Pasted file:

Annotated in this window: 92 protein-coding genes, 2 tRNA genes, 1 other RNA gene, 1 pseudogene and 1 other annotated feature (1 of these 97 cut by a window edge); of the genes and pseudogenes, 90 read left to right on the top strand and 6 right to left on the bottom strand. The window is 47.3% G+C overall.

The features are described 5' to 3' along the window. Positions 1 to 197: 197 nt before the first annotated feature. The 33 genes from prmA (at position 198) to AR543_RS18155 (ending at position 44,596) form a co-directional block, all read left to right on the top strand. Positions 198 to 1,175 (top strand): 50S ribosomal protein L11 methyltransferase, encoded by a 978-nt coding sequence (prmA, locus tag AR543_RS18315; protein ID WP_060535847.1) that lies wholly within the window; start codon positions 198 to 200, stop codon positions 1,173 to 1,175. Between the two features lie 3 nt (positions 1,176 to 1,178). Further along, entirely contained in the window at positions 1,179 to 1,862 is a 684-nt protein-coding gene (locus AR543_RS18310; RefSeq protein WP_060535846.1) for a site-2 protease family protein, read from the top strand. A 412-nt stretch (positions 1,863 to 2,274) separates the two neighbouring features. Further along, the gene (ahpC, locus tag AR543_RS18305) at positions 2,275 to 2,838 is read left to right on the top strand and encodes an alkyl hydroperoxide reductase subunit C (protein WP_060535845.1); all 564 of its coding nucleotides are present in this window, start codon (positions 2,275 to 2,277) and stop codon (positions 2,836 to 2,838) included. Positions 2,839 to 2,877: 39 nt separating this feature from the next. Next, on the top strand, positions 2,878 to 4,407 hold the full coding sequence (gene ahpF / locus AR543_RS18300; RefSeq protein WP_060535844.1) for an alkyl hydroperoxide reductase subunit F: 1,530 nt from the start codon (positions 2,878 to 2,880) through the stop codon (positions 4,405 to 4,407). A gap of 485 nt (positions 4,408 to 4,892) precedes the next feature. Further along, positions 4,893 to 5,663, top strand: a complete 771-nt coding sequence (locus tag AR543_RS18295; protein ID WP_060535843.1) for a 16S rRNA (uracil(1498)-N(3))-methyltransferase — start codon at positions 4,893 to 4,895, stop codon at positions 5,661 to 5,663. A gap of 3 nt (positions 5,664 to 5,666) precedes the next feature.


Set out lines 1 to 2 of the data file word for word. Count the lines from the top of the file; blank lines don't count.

Annotated in this window: 92 protein-coding genes, 2 tRNA genes, 1 other RNA gene, 1 pseudogene and 1 other annotated feature (1 of these 97 cut by a window edge); of the genes and pseudogenes, 90 read left to right on the top strand and 6 right to left on the bottom strand. The window is 47.3% G+C overall.

The features are described 5' to 3' along the window. Positions 1 to 197: 197 nt before the first annotated feature. The 33 genes from prmA (at position 198) to AR543_RS18155 (ending at position 44,596) form a co-directional block, all read left to right on the top strand. Positions 198 to 1,175 (top strand): 50S ribosomal protein L11 methyltransferase, encoded by a 978-nt coding sequence (prmA, locus tag AR543_RS18315; protein ID WP_060535847.1) that lies wholly within the window; start codon positions 198 to 200, stop codon positions 1,173 to 1,175. Between the two features lie 3 nt (positions 1,176 to 1,178). Further along, entirely contained in the window at positions 1,179 to 1,862 is a 684-nt protein-coding gene (locus AR543_RS18310; RefSeq protein WP_060535846.1) for a site-2 protease family protein, read from the top strand. A 412-nt stretch (positions 1,863 to 2,274) separates the two neighbouring features. Further along, the gene (ahpC, locus tag AR543_RS18305) at positions 2,275 to 2,838 is read left to right on the top strand and encodes an alkyl hydroperoxide reductase subunit C (protein WP_060535845.1); all 564 of its coding nucleotides are present in this window, start codon (positions 2,275 to 2,277) and stop codon (positions 2,836 to 2,838) included. Positions 2,839 to 2,877: 39 nt separating this feature from the next. Next, on the top strand, positions 2,878 to 4,407 hold the full coding sequence (gene ahpF / locus AR543_RS18300; RefSeq protein WP_060535844.1) for an alkyl hydroperoxide reductase subunit F: 1,530 nt from the start codon (positions 2,878 to 2,880) through the stop codon (positions 4,405 to 4,407). A gap of 485 nt (positions 4,408 to 4,892) precedes the next feature. Further along, positions 4,893 to 5,663, top strand: a complete 771-nt coding sequence (locus tag AR543_RS18295; protein ID WP_060535843.1) for a 16S rRNA (uracil(1498)-N(3))-methyltransferase — start codon at positions 4,893 to 4,895, stop codon at positions 5,661 to 5,663. A gap of 3 nt (positions 5,664 to 5,666) precedes the next feature.